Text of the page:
Saturday, 18 June 2016

Moonsorrow "Jumalten Aika" (2016)


Who are Moonsorrow? A Finnish band from the counties capital Helsinki who define themselves as "Heathen Metal" in an attempt to distinguish their inspirations from the Viking and Pagan forms of Metal they sound alike to. Ive seen the groups logo on shirts, jean jackets and festival bills but the name never drew me in to find out who they were. Its a shame I didn't listen sooner because they are my absolute cup of tea in an area of music I never get tired of. The band tread the lines with Black Metal through shrill vocals, sharp aggressive guitar riffs and its Heathen counterpart with Symphonic walls of melodic density and its core theme.

Consisting of four lengthy tracks and the shorter seven minute single "Jumalten Aika" it is immersive in the fullest sense, deep songs in a wall of sound with pacey progressions that keep you locked into a heathen world inspired by natural beauty. The belly of the beast are the bellowing baselines and drums hammering away in a muddy production that has the distortion guitars and symphonies bleeding over the two, never loosing focus on the musics direction. In the distance shrill screams and crys call out with a less than human touch for what is primarily an ancient human experience of epic pagan wonder. The songs start out steady, ever building towards climatic moments that have the strength and surge to carry on for minutes in the gleam of their triumphant melodies played on the keys. Even in the opening stages of "Ruttolehto" do warlike horns set the stakes high with a style similar to Graveland's classic "Prawo Stali". It shifts at the arrival of archaic group chants and around the six minute mark they re-emerge as choral chants with a stunning harmony before the song gives way to a flute like native instrument with such charm and authenticity, it grows to epic heights as the choral chants grow in magnitude and when the "heavy", the distortion comes back in it has its moment before winding down with a vivid soundscape of acoustics, native folk instruments and chants.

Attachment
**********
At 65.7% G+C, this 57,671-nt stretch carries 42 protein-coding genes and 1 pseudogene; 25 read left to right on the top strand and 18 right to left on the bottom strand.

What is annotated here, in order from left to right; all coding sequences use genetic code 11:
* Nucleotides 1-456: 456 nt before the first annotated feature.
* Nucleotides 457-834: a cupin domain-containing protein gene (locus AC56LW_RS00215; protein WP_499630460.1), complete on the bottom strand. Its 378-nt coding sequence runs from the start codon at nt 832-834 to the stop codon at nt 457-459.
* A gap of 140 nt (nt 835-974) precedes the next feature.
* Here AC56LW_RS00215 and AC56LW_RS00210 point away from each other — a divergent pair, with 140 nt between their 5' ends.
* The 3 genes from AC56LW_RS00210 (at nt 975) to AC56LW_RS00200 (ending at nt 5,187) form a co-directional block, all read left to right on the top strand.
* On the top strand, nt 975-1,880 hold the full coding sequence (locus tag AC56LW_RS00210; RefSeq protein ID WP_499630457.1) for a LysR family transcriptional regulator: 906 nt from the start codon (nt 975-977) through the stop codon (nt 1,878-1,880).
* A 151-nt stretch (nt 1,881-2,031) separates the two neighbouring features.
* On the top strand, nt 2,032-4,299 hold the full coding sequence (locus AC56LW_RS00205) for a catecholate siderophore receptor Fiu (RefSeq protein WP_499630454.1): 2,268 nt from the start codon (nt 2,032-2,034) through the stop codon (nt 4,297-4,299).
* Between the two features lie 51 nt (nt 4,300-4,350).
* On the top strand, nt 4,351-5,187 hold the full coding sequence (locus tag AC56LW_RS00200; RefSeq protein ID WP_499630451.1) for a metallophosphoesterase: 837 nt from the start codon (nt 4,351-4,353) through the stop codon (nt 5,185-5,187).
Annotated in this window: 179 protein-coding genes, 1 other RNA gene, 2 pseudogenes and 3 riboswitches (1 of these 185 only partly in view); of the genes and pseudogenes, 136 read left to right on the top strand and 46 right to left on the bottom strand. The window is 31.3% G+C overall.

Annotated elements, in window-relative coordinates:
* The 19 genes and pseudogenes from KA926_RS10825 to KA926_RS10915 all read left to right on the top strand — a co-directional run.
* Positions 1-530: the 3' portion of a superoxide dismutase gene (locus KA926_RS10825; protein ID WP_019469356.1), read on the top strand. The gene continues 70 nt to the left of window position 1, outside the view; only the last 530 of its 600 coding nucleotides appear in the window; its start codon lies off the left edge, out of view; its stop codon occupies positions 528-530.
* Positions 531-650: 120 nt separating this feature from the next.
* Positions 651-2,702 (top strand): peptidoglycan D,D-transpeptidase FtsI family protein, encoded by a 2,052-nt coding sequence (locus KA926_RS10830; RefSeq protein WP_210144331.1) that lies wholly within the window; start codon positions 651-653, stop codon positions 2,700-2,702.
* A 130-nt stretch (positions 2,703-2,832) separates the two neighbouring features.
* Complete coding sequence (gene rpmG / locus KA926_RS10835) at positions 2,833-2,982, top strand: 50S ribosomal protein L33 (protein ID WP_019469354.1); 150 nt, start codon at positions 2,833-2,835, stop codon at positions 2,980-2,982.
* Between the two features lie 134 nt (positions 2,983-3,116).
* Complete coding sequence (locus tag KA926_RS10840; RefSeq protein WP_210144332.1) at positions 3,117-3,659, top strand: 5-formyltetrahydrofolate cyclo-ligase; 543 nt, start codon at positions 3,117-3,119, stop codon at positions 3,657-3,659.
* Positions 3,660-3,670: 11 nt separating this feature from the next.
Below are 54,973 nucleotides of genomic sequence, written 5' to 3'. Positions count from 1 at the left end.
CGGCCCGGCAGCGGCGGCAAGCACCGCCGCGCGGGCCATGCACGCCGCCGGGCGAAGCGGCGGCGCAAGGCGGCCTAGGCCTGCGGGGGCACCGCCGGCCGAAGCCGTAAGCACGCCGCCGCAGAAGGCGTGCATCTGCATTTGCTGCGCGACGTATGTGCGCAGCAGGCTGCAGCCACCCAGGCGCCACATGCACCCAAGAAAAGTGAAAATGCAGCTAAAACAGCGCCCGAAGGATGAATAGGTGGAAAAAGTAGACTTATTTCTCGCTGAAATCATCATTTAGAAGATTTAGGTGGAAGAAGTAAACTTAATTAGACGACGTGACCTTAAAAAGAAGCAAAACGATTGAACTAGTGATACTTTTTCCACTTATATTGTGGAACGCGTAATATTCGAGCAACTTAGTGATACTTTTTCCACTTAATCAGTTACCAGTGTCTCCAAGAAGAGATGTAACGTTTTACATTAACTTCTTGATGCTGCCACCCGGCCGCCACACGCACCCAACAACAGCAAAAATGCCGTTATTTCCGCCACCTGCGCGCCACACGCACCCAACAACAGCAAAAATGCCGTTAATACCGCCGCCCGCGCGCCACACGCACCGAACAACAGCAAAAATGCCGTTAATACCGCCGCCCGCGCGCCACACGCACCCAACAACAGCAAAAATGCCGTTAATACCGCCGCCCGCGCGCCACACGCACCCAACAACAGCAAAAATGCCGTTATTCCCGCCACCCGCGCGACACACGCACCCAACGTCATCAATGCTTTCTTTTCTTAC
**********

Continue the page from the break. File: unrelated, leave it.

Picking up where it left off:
The album and its songs develop in similar ways with all sorts of flutes, horns and strings becoming essential parts of a songs direction while they drop in and out between the Black, their scale unchained by expectation and ripe with inspired melodies to wisk you up into their heathen world. The production plays an important role as it would do in any record. On paper it may seem a little to muddy and dense for charm with the clarity of the drums always under pressure from the oozing walls of synth working their around the grizzly treble heavy guitar tone. Symbols burst out of the background with a clatter and it all works so well for a theme that requires a little grit and authenticity.

The heights of epic this record soars with is remarkable. It reminds me of many of moments, records and songs that are reminiscent of Moonsorrow's take on Black Metal, however the band have homed in on a vision and created a record of true inspiration. Its a reminder of musics progression and although these extreme genres of metal may of passed two decades in age, their is still much maturity and understanding in its craft to be explored and this band are doing just that. Whats best about the record as a whole is a lack of a single crowning moment. Each song has you in its grasp, maybe you know what comes next but by the time it passes and you've reached the end you can't wait to start it over again.

Rating: 9/10

2 comments:

  1. Excellent album! Every time I read your blog, I discover new and awesome music! Also, the 7 minutes single is Suden Tunti and not Jumalten Aida!

    Keep up the awesome work!

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